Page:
Maldives First Couple joins UNICEF and partners to launch positive parenting programme

The programme aims to empower parents with positive parent skills to help support their children’s growth more effectively

Usia Nkhoma Ledama
President of the Maldives, the First Lady, Ministers for Education and Gender, UNICEF Representative and parents posing for a photo
Office of the President / 2022
09 June 2022

On June 1st, 2022, UNICEF Maldives in collaboration with the Ministry of Education and Ministry of Gender, Family and Social Services launched the Joint Positive Parenting Programme (JPPP) at an event graced by the President of Maldives, H. E. Ibrahim Mohamed Solih and the First Lady Madam Fazna Ahmed, signifying a strong indication of their commitment to champion child rights and the positive parenting agenda.  It just so happens that the day coincided with the birthday of the First Couple’s first-born child. 

The positive parenting programme, led by the Ministry of Education and steered by a multi-sectoral working group, in collaboration with UNICEF, aims to empower parents with positive parenting skills so that they can support their children’s growth more effectively from their early years of life through adolescence and help them to attain their full potential and fulfil their dreams and aspirations. 

“It takes a village to raise a child,” quoted First Lady Fazna Ahmed at the launch, signifying the role of extended family members and the community. She also commended UNICEF for their technical support to the government in developing the programme and for prioritizing parenting as a flagship in the new Country Programme (2022-2026).

Today’s parents are faced with many questions from vaccination to nutrition; to online safety; ensuring their continued learning and how to guide their adolescent girls and boys to navigate the uncertainties of this century. The COVID-19 pandemic has further exacerbated challenges. Thanks to this new programme, parents will be empowered with skills and tools to be closer to their children, and promote child growth and development, create a safe environment both at home and beyond for children and adolescent girls and boys, including those living with disabilities.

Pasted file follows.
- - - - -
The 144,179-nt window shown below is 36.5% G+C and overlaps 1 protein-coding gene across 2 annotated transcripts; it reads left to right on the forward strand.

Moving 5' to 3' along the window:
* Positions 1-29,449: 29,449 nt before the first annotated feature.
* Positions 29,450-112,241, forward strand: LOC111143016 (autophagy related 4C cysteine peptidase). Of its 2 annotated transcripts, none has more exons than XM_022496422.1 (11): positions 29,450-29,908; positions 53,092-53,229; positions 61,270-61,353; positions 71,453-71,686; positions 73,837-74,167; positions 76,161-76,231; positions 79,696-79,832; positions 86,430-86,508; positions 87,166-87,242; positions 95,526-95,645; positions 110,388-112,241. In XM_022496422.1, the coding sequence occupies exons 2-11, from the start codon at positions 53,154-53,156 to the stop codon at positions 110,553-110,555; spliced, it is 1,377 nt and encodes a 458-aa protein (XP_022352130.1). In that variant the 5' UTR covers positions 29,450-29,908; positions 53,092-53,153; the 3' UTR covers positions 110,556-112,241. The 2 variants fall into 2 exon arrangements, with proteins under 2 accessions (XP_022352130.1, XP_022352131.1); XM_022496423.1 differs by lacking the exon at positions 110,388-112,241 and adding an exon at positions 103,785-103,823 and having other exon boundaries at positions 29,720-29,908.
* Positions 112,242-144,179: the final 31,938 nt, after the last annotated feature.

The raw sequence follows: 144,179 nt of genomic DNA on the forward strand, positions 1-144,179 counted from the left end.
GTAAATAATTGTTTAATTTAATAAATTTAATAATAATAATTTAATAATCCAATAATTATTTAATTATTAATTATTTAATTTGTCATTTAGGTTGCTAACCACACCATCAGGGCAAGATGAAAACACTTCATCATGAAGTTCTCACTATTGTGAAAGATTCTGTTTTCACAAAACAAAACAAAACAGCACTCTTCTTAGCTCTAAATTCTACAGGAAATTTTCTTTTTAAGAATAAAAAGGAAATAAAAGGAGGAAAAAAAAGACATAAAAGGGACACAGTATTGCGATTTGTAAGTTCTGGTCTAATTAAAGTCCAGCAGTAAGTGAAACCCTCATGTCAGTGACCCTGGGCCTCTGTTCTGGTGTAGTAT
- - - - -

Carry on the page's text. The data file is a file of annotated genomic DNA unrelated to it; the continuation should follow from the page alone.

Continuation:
“Parenting is a learning process. It is about identifying children’s changes and their emotions. As a parent, I consider every moment as an opportunity to learn about them and from them,” added the first lady who has also accepted to be the champion and spokesperson of the Positive Parenting Agenda in the country. 

In the Maldives, children face numerous risk factors. Drug abuse and gang violence are particular concerns for boys, while girls, on the other side, face further challenges such as exposure to sexual violence and transition from education to employment. The threats of climate change as an existential threat to the low-lying islands also affect the mental health and well-being of children.

Data shows that 48% of drug users in the Maldives are between 15-19 years of age and most start using drugs at the age of 13 -16 years. Further, 30.1% of children between 13-15 years and 23.1% of children between 16-17 years experienced bullying in schools. The advent of the pandemic brought to the fore the importance of addressing mental health, an issue that is recognized as a priority of priorities by the Government of Maldives. 

In 2022, working closely with national partners, UNICEF Maldives will mobilize partnerships at the central and island level to implement a Knowledge Attitude and Practice survey and assessment, a series of consultations with parents, including those most vulnerable, and participate in the design of a human-centred national behavioural change strategy to address social norms that hinder positive parenting.